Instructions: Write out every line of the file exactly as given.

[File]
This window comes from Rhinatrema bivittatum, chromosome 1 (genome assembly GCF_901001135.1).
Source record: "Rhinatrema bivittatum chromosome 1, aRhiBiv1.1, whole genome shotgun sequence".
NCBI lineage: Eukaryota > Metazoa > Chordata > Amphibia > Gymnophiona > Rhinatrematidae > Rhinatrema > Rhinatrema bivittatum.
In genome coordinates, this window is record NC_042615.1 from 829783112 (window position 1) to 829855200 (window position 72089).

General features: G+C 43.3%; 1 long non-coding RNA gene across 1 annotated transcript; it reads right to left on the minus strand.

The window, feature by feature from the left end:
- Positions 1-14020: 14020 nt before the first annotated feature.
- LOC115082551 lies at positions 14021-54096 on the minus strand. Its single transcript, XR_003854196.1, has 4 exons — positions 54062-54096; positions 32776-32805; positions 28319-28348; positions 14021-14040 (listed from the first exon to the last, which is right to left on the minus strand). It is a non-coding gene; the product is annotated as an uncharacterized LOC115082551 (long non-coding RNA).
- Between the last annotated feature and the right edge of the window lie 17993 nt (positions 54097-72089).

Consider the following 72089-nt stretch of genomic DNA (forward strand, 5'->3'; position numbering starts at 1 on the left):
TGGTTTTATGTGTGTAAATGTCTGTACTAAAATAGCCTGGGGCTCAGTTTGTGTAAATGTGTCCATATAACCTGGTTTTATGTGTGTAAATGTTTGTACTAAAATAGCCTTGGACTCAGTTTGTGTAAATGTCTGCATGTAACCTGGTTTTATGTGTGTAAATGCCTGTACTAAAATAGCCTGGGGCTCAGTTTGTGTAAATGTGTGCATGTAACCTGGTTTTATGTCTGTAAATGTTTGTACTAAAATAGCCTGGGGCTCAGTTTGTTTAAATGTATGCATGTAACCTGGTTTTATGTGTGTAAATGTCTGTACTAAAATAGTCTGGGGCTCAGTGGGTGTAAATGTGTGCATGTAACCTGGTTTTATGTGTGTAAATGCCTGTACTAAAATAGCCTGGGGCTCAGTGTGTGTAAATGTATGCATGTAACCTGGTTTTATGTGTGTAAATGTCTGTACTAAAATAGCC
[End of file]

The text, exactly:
This window comes from Rhinatrema bivittatum, chromosome 1 (genome assembly GCF_901001135.1).
Source record: "Rhinatrema bivittatum chromosome 1, aRhiBiv1.1, whole genome shotgun sequence".
NCBI lineage: Eukaryota > Metazoa > Chordata > Amphibia > Gymnophiona > Rhinatrematidae > Rhinatrema > Rhinatrema bivittatum.
In genome coordinates, this window is record NC_042615.1 from 829783112 (window position 1) to 829855200 (window position 72089).

General features: G+C 43.3%; 1 long non-coding RNA gene across 1 annotated transcript; it reads right to left on the minus strand.

The window, feature by feature from the left end:
- Positions 1-14020: 14020 nt before the first annotated feature.
- LOC115082551 lies at positions 14021-54096 on the minus strand. Its single transcript, XR_003854196.1, has 4 exons — positions 54062-54096; positions 32776-32805; positions 28319-28348; positions 14021-14040 (listed from the first exon to the last, which is right to left on the minus strand). It is a non-coding gene; the product is annotated as an uncharacterized LOC115082551 (long non-coding RNA).
- Between the last annotated feature and the right edge of the window lie 17993 nt (positions 54097-72089).

Consider the following 72089-nt stretch of genomic DNA (forward strand, 5'->3'; position numbering starts at 1 on the left):
TGGTTTTATGTGTGTAAATGTCTGTACTAAAATAGCCTGGGGCTCAGTTTGTGTAAATGTGTCCATATAACCTGGTTTTATGTGTGTAAATGTTTGTACTAAAATAGCCTTGGACTCAGTTTGTGTAAATGTCTGCATGTAACCTGGTTTTATGTGTGTAAATGCCTGTACTAAAATAGCCTGGGGCTCAGTTTGTGTAAATGTGTGCATGTAACCTGGTTTTATGTCTGTAAATGTTTGTACTAAAATAGCCTGGGGCTCAGTTTGTTTAAATGTATGCATGTAACCTGGTTTTATGTGTGTAAATGTCTGTACTAAAATAGTCTGGGGCTCAGTGGGTGTAAATGTGTGCATGTAACCTGGTTTTATGTGTGTAAATGCCTGTACTAAAATAGCCTGGGGCTCAGTGTGTGTAAATGTATGCATGTAACCTGGTTTTATGTGTGTAAATGTCTGTACTAAAATAGCC